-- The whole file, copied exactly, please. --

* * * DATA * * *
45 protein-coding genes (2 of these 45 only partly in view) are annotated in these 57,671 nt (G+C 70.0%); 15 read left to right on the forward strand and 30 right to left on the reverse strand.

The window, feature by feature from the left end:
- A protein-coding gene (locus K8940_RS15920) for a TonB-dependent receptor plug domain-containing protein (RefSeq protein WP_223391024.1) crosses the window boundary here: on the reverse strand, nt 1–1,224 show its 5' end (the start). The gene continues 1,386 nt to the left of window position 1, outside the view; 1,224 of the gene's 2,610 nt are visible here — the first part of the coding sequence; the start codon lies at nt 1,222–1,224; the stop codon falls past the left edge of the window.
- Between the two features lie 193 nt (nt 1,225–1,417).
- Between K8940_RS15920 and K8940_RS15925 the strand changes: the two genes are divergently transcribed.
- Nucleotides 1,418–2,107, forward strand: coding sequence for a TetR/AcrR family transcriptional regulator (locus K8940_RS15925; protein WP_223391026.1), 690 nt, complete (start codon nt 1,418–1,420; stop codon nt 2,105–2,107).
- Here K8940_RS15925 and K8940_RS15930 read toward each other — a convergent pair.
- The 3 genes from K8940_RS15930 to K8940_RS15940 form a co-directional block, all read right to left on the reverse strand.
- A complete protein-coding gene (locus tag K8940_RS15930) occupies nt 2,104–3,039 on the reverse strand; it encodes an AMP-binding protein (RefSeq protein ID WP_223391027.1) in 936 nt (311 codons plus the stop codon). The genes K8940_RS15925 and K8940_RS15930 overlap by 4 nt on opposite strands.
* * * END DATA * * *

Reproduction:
45 protein-coding genes (2 of these 45 only partly in view) are annotated in these 57,671 nt (G+C 70.0%); 15 read left to right on the forward strand and 30 right to left on the reverse strand.

The window, feature by feature from the left end:
- A protein-coding gene (locus K8940_RS15920) for a TonB-dependent receptor plug domain-containing protein (RefSeq protein WP_223391024.1) crosses the window boundary here: on the reverse strand, nt 1–1,224 show its 5' end (the start). The gene continues 1,386 nt to the left of window position 1, outside the view; 1,224 of the gene's 2,610 nt are visible here — the first part of the coding sequence; the start codon lies at nt 1,222–1,224; the stop codon falls past the left edge of the window.
- Between the two features lie 193 nt (nt 1,225–1,417).
- Between K8940_RS15920 and K8940_RS15925 the strand changes: the two genes are divergently transcribed.
- Nucleotides 1,418–2,107, forward strand: coding sequence for a TetR/AcrR family transcriptional regulator (locus K8940_RS15925; protein WP_223391026.1), 690 nt, complete (start codon nt 1,418–1,420; stop codon nt 2,105–2,107).
- Here K8940_RS15925 and K8940_RS15930 read toward each other — a convergent pair.
- The 3 genes from K8940_RS15930 to K8940_RS15940 form a co-directional block, all read right to left on the reverse strand.
- A complete protein-coding gene (locus tag K8940_RS15930) occupies nt 2,104–3,039 on the reverse strand; it encodes an AMP-binding protein (RefSeq protein ID WP_223391027.1) in 936 nt (311 codons plus the stop codon). The genes K8940_RS15925 and K8940_RS15930 overlap by 4 nt on opposite strands.